ACMA Investigates Australian Viagra Spam
The 'Australian Communications and Media Authority' (ACMA) has raided the house of an Australian resident because the man allegedly distributed billions of unsolicited e-mails advancing Viagra. The authorities did not declare the location of the house or date of the raid but said it was a recent event.
The Australian man hired 35 computer servers from an Internet service provider based in Holland and used it to send spam mails all over the world. ACMA is interrogating the man as a part of an international investigation after the Dutch authorities sent a signal about the possibility of the Australian man's spam activities using servers located in Holland.
Enumerating on the preliminary analysis of the e-mail message, Ms. Lyn Maddock, the acting chairperson on ACMA said that more than 2 billion e-mails have been distributed as a part of the spam campaign. The analysis further confirmed that the spam messages promoted Viagra products.
Under section 7 of the 'Australian Spam Act' the Viagra spam sent from overseas is marked as offence for an Australian to be entwined in spamming using an 'Australian link'.
The 'Australian Spam Act' was implemented in 2003 to prohibit spamming inside the country as well as outside it. The act of dispatching bulk unsolicited e-mails is considered a civil offence and those who repeat it can be fined up to 1.1 million Australian dollars per day.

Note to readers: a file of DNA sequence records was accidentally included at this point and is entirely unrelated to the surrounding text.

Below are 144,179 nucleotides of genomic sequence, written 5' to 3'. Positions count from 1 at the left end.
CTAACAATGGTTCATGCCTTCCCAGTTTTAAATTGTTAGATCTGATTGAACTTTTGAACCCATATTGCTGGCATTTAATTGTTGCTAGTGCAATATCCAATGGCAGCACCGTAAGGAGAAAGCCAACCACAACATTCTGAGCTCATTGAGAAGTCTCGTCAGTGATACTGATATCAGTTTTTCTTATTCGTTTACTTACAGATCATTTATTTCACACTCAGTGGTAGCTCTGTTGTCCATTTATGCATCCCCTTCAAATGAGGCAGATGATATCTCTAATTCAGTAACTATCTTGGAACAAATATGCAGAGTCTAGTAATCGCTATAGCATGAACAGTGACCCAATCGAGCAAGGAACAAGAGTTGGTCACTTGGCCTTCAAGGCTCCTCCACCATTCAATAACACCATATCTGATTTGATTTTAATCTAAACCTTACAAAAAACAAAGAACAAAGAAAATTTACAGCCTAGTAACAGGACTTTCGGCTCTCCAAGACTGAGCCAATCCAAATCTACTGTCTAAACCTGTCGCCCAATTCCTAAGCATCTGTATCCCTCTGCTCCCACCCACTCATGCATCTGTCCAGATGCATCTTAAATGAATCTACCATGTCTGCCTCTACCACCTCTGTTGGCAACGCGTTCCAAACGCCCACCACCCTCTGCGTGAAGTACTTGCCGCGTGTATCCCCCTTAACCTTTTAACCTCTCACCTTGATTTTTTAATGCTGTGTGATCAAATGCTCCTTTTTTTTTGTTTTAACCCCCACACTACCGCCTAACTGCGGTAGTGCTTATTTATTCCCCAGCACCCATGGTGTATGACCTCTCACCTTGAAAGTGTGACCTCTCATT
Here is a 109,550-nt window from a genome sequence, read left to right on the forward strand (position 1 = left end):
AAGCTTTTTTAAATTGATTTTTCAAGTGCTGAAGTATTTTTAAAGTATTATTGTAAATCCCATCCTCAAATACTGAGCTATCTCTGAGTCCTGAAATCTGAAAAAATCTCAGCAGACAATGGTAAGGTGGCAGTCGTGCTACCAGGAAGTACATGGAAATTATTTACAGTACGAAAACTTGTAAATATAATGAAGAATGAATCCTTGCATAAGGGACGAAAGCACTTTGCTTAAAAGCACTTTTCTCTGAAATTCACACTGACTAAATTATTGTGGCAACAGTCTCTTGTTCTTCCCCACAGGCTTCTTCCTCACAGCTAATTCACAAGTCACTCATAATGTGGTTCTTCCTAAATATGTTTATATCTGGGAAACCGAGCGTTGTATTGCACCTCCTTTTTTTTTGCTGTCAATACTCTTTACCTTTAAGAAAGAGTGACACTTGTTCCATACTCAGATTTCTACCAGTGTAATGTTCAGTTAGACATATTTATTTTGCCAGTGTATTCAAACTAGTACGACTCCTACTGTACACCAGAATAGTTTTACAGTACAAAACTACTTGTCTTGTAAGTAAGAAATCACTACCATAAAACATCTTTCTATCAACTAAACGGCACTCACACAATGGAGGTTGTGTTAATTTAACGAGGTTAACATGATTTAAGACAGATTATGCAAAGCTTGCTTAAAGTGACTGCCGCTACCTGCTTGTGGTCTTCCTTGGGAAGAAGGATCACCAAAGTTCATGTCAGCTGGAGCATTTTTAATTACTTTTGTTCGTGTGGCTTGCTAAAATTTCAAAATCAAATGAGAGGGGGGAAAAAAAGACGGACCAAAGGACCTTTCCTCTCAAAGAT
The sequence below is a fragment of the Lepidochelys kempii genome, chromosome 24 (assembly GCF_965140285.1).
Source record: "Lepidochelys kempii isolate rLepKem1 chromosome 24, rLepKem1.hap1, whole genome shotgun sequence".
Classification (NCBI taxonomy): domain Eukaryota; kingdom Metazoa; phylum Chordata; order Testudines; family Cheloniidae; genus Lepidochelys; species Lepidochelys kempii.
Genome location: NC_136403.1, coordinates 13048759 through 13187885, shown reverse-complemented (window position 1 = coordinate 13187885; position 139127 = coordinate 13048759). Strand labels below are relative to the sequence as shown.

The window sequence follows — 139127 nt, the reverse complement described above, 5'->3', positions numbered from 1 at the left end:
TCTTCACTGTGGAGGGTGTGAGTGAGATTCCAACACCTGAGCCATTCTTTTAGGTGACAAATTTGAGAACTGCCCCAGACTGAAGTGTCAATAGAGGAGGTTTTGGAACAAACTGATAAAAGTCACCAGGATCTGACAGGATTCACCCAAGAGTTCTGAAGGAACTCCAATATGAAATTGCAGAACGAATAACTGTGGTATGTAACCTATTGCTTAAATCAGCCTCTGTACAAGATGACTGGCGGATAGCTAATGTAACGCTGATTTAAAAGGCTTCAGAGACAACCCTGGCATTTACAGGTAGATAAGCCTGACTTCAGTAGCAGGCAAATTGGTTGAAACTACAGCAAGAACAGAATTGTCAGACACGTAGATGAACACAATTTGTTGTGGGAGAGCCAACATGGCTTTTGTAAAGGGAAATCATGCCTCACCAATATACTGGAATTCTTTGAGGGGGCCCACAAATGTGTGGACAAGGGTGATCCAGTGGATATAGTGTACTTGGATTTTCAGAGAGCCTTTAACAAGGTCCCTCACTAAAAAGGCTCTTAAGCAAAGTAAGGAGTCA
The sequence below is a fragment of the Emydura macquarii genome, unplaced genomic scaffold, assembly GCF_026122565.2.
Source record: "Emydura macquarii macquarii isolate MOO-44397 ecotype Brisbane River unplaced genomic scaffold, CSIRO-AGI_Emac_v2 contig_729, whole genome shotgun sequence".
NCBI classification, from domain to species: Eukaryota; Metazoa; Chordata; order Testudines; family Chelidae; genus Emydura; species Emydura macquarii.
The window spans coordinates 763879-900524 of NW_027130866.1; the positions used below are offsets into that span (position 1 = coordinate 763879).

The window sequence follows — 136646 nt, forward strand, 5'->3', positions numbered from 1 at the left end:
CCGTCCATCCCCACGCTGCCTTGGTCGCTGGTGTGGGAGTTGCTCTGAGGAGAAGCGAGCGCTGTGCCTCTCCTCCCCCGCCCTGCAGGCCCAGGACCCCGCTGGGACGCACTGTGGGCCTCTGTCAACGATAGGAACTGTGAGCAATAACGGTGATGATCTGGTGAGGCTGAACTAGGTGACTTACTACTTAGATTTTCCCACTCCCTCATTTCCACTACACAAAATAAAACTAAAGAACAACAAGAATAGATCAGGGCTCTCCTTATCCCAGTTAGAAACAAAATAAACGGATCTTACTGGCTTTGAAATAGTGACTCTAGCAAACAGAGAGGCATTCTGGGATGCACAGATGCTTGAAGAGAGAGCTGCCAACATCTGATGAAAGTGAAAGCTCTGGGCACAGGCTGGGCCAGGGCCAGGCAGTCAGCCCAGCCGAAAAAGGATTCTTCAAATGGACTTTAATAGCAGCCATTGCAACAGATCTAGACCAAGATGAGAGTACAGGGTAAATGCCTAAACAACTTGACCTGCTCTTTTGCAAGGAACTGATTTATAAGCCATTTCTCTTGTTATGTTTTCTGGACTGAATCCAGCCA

To curb such incidents from other angles, the ISP was warned a fine of $36,000 per month if its servers provided facilities to help send spam.
In a separate statement, a senior technology consultant at UK-based security firm, Sophos, Mr. Graham Cluley commented that spam, which was a global problem, could send out junk e-mail messages promoting and selling drugs. And Internet users could receive these around the world. He added that the high level co-operation between international authorities was a good sign and hoped that it sent a clear warning to spammers that their activities will not be allowed.
Internet users are advised to be wary of purchasing medicines from spammers online. People needing medication should consult an authorized doctor rather than a quack on the Internet.
» SPAMfighter News - 19-09-2006
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